The Christian world into which Islam moved with rapidity was one that was far from united. The Church was divided into five apostolic sects, located in Rome, Antioch, Constantinople, Jerusalem and Alexandria. A series of controversies over the nature of Jesus' relationship to God had failed to bring all Christians under one umbrella of belief.  The resulting divisions helped Islam to spread on the European soil.

For some eleven hundred years of its more than two thousand years of existence, Constantinople had stood as the capital of the Byzantine Empire, an international city of fame, beauty, and repute, and the seat of eastern Christianity.  It had been besieged many times in its long history, but during the rule of the Byzantines, Constantinople had been captured only by western Christians.  Its fall to the invading Turks in 1453 AD signaled a dramatic change in the power relationships between Islam and Christendom.  Sultan Mohammed II, as the ruler of Constantinople, became the titular head of the Roman Empire, and the specter of a Muslim takeover of all Europe was raised anew, says Professor Bernard Lewis.


During the Muslim rule of over six centuries, thousand of temples were destroyed :old ones were not allowed to repaired and no new temple on a large scale was permitted to be built. All the temples that we know see in different parts were built during the British rule. Given below are pictures and brief write-ups of a few destroyed temples.  This is just to provide a bird eye-view of Iconoclasm in India.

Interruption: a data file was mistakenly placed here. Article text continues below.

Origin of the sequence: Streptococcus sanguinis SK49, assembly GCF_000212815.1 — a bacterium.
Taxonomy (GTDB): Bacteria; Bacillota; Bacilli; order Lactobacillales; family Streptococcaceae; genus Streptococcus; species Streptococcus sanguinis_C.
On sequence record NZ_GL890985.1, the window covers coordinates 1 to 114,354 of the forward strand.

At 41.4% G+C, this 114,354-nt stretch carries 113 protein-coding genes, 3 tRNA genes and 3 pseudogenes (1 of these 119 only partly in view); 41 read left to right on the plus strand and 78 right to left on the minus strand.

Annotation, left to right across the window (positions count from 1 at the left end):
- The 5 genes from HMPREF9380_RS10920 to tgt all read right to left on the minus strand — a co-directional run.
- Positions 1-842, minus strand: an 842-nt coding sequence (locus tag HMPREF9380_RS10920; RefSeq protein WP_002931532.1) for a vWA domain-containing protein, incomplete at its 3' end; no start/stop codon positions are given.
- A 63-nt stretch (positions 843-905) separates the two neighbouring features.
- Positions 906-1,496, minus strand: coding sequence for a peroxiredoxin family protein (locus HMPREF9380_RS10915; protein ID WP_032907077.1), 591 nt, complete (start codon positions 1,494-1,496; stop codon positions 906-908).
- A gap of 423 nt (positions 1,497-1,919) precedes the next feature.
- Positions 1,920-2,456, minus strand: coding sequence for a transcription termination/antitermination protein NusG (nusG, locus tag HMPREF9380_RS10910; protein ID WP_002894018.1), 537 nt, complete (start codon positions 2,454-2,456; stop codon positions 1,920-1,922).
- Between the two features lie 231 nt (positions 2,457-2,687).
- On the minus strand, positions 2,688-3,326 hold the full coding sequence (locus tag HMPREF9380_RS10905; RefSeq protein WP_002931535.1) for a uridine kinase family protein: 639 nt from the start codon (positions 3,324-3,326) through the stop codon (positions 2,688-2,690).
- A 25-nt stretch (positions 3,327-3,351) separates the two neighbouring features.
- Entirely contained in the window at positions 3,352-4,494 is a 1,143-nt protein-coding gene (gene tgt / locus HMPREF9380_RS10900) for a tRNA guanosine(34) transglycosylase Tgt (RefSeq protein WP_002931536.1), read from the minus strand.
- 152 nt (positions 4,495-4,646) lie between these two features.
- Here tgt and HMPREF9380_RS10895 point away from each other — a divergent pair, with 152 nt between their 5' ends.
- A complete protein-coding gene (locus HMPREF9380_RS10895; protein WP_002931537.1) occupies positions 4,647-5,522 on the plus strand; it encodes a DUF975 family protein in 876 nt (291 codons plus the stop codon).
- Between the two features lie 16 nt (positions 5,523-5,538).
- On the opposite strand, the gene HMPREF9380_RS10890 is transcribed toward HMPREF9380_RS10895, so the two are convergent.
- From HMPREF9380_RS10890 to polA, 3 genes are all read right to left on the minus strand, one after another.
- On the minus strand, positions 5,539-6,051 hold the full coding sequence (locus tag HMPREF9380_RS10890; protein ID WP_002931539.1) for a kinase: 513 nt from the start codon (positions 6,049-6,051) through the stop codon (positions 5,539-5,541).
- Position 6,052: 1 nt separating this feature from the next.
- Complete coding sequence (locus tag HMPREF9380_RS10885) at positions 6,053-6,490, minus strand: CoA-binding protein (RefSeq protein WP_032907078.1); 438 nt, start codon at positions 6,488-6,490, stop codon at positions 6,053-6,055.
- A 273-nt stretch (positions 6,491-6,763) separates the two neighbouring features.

The plunder of Somnath by Mahmud Ghazni in 1030 AD is known across the country. But except for some interested scholars, few know what historian Muhammad Nazim had to say: The destruction of the temple of Somnath was looked upon as the crowning glory of Islam over idolatry, and Sultan Mahmud as the champion of the Faith, received the applause of all in the Muslim world.  One poet outdid another in extolling the iconoclasm of Mahmud. Shykh Faridu'd Din Attar said that the Sultan preferred to be an idol breaker rather than an idol seller.  While rejecting the offer of the Hindus to ransom the idol of Somnath with its weight in gold, Mahmud is supposed to have said 'I am afraid that on the Day of Judgment when all the idolaters are brought into the presence of Allah, he would say:bring Adhar and Mahmud together, one was the idol maker, the other idol seller'.  Adhar or Ezra the uncle of Abraham, according to the Quran, made his living by carving idols. (The Life and Times of Sultan Mahmud of Ghazna, Cambridge University, 1931)